I have been weeding the low planting around the garden railway. Prostrate thyme, Thymus serpyllum, plays a large part. In autumn and winter after it has been cut back it can look a bit stark, but at this time of year it is covered in small purple flowers and is very attractive to bees. It is happy growing in the light soil, and seeds itself about moderately, which is useful for filling in the gaps.
Named varieties are available, but ours was grown from seed. If the seedlings are pricked out into modules, twenty-four to a standard seed tray, then once well rooted the plug can be planted successfully straight into the gravel, without further potting on. This is a great saver in time and greenhouse space. In fact, given thyme's preference for perfect drainage, the sooner it goes into the gravel and the less time it spends in a pot the better.
The plants are not awfully good at suppressing weeds, it has to be admitted. They are not dense enough, and seedlings of grass, wild vetch, field maple, and the little yellow flowered annual member of the pea family whose name I have still not discovered, will all germinate under the thin cover of thyme and pop up into view. Two or three years ago I was getting quite disheartened about the prospects of ever getting the weeds in the railway garden under control, but after a fairly concerted effort at weeding over several years there are not so many this year. Much less grass, certainly, though I am afraid I have let rather a lot of wild vetch go to seed and will be pulling their babies out like mad next season.
To thicken up the carpet, and provide some variety, I've been planting low sedum among the thymes. The best and toughest on our extremely light soil has proved Sedum album 'Coral Carpet' which forms gradually expanding mats of densely packed, tiny, fleshy, leaves in a pleasant shade of purplish pink. It is wonderfully easy to propagate, simply pull little pieces from the edges of your established clumps and dibble them into divided trays of well drained compost. A few months later you will have plugs ready to go out like the thyme plants, straight into the gravel. Short cuttings of the dwarf stemmed varieties like 'Vera Jameson' strike very easily too, though the plants don't cope with the sand as well as 'Coral Carpet'.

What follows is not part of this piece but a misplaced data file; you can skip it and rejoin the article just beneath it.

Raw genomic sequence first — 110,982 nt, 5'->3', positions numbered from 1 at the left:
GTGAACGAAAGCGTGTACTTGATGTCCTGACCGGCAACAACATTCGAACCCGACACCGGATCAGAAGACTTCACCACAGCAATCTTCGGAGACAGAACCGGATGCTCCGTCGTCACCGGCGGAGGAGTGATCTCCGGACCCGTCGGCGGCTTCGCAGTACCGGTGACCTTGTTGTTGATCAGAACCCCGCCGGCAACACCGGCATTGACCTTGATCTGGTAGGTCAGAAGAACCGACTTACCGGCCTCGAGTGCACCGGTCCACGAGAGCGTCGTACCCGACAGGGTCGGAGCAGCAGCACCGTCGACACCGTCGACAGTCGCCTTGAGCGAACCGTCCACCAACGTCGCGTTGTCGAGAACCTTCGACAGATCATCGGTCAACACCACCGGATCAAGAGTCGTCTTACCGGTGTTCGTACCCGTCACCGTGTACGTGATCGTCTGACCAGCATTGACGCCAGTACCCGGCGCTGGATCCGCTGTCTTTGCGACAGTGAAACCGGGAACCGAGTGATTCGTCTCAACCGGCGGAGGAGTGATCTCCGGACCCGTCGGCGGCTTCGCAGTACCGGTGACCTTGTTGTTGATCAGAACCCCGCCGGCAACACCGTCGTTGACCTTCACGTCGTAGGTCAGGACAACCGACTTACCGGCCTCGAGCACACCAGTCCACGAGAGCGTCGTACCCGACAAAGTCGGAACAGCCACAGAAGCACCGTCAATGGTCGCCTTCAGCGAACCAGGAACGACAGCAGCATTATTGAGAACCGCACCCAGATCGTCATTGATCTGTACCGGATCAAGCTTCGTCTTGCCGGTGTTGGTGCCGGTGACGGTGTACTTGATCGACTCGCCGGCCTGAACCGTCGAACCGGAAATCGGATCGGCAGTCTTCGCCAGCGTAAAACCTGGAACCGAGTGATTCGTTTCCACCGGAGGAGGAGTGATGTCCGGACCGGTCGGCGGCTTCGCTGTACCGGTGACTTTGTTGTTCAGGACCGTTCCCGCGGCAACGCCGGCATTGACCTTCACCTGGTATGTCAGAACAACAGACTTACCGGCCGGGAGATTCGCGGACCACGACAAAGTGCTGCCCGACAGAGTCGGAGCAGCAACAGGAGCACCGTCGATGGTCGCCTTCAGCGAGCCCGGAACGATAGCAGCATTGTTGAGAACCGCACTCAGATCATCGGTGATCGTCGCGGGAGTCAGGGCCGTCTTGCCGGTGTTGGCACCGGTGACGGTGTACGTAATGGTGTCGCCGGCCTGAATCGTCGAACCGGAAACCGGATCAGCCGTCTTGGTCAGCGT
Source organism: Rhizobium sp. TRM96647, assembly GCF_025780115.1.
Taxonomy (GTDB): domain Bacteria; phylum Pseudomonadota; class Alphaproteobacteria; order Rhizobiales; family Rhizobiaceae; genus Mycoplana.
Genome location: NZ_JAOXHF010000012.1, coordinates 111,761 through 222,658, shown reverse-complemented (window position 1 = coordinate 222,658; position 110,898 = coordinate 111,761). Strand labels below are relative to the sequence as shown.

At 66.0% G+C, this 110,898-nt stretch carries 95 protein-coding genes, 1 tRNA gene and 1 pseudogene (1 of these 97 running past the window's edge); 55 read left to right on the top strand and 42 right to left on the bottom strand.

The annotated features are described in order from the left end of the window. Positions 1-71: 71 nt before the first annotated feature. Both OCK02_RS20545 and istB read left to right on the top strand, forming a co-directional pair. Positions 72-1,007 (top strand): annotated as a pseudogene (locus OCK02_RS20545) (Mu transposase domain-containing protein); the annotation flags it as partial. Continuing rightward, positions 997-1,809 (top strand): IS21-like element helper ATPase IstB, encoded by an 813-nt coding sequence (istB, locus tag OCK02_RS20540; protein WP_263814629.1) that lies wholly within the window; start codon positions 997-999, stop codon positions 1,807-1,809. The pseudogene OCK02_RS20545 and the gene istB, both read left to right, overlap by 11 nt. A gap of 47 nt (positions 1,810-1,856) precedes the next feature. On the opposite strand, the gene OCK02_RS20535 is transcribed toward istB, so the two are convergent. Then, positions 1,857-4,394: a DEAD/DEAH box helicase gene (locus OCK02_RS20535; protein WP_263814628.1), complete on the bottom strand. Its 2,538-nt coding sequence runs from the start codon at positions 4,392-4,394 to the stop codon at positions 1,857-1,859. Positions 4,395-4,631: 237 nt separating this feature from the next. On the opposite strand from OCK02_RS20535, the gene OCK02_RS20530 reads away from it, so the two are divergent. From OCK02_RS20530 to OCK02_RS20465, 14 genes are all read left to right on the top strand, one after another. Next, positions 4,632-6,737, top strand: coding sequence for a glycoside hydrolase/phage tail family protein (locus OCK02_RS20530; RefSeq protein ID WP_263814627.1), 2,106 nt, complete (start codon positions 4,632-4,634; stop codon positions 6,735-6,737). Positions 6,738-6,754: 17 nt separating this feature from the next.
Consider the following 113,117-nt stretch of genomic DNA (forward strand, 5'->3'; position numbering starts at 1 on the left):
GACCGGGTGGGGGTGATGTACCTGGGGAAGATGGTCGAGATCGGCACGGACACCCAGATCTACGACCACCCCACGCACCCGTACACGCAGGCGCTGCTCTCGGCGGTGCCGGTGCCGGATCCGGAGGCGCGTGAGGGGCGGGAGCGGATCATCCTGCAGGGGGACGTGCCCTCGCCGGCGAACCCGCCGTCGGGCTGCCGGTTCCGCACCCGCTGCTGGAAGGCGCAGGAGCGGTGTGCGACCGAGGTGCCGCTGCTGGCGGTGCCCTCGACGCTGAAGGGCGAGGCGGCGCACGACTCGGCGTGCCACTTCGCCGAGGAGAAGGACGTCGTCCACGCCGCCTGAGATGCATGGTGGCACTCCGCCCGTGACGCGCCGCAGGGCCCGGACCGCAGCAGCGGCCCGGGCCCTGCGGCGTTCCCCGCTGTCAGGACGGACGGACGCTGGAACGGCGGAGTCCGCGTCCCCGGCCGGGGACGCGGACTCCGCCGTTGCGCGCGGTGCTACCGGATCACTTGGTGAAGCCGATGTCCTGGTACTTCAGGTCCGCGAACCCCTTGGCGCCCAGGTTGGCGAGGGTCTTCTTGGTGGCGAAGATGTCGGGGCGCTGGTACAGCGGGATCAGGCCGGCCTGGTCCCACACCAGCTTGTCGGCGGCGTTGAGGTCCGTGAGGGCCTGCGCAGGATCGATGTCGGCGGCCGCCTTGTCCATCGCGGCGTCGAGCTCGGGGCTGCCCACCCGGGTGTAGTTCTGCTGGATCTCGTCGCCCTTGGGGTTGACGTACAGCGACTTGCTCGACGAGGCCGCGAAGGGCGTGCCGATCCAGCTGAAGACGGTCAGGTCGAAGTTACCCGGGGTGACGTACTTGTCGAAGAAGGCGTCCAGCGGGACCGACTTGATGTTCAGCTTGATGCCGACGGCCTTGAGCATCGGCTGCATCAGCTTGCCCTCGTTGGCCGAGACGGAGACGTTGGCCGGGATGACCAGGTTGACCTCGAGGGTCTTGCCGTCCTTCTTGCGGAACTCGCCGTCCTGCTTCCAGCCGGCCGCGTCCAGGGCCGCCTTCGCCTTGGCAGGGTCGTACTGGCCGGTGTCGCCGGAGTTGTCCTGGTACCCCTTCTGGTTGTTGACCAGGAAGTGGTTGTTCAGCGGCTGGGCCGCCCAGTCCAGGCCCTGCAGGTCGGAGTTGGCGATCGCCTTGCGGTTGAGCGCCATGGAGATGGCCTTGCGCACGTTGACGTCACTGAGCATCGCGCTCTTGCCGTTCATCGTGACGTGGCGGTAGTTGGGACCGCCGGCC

I have unfortunately lost the name of one splendid, red leaved, low growing, stem forming variety. Pots of it adorn the top of a low wall, along with pots of houseleeks, and I keep adding more plants to the gravel planting where it grows pretty well, but my original plants were used for the failed experiment in making a green roof for the pot shed, and while I salvaged the plants and propagated more from them after dismantling the roof, I failed to keep a note of the name. It has deep pink flowers to go with its red leaves, and is a really useful variety, and I wish I knew what it was. It is probably not especially rare, and if I were to ask somebody like the Plant Heritage national collection holder for sedum they would probably know what it was, but so far fortune has not brought a specialist in sedums my way.
Sedum rupestre 'Angelina' does well too. It has long, ochre yellow leaves and yellow flowers, and roots easily from cuttings. It is a brittle plant, and out in the garden I tend to poke any pieces that fall off straight back into the gravel. If you were a very restrained and tasteful gardener you might think it was too yellow, but I like it in small splashes. Little dabs of it give all that purple a lift. I wouldn't plant a large continuous sheet of it.
The grey, hairy leaved shrub Lotus hirsutus loves the gravel a lot. It was originally in the long flower bed, and still is, but its offspring have been eagerly colonising beyond the border since the gravel was put down. This afternoon I was hard-heartedly weeding tiny ones out of what is supposed to be the path running the length of the railway, otherwise the entire layout could disappear in a Hairy Canary Clover forest, given a few years.